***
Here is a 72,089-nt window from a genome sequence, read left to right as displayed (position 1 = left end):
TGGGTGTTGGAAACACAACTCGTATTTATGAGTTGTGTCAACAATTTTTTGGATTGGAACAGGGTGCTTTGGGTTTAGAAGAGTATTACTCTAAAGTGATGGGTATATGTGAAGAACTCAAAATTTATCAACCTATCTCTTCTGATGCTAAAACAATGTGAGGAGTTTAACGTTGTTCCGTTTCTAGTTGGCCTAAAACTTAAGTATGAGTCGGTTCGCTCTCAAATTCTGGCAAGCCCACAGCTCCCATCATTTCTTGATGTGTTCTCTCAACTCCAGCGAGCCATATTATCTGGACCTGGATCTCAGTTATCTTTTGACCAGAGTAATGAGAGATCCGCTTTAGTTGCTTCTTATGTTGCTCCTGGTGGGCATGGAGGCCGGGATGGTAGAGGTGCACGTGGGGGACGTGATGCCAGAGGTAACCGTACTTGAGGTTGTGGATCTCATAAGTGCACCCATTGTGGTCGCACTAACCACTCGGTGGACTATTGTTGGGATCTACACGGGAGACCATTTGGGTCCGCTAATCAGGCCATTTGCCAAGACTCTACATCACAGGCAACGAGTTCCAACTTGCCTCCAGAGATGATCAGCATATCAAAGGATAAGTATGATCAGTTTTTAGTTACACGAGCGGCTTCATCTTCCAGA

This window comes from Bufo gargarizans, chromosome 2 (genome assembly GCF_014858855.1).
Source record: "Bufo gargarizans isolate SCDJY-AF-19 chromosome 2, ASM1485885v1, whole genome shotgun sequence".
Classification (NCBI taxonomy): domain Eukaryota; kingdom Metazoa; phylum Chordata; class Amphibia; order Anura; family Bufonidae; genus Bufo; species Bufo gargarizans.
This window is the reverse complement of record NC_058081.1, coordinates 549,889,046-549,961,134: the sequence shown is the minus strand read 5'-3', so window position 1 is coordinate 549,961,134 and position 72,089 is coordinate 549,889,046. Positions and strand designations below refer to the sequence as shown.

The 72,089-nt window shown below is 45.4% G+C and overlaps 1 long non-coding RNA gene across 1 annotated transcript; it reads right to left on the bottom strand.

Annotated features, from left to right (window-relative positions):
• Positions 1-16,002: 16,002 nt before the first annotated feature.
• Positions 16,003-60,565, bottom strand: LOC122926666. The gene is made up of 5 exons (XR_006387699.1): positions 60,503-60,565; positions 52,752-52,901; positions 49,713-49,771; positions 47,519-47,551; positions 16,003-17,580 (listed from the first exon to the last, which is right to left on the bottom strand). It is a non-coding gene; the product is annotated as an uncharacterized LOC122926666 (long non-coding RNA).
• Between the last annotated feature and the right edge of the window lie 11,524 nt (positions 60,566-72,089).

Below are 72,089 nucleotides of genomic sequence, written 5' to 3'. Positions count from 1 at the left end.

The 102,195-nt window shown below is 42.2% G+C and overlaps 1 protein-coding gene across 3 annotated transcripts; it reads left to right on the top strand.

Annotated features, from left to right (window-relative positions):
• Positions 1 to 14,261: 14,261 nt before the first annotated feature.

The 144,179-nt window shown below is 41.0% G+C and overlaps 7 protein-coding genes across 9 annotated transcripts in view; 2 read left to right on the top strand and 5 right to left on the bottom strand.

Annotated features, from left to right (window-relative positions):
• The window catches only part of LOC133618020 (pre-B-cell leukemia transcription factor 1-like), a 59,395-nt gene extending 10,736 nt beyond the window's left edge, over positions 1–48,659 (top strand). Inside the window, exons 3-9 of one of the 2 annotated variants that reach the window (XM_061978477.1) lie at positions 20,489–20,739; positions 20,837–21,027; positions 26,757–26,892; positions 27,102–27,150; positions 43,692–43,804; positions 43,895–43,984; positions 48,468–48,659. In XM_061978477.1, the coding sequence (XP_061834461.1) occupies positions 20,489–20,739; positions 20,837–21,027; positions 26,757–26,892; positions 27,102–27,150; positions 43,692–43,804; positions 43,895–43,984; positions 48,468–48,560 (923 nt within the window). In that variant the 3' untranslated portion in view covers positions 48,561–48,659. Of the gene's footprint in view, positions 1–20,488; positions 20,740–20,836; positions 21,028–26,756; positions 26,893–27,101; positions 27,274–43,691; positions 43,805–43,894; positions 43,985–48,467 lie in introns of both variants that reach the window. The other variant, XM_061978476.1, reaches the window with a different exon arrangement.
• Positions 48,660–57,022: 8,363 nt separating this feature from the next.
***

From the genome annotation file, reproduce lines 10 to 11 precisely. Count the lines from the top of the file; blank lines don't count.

• Positions 16,003-60,565, bottom strand: LOC122926666. The gene is made up of 5 exons (XR_006387699.1): positions 60,503-60,565; positions 52,752-52,901; positions 49,713-49,771; positions 47,519-47,551; positions 16,003-17,580 (listed from the first exon to the last, which is right to left on the bottom strand). It is a non-coding gene; the product is annotated as an uncharacterized LOC122926666 (long non-coding RNA).
• Between the last annotated feature and the right edge of the window lie 11,524 nt (positions 60,566-72,089).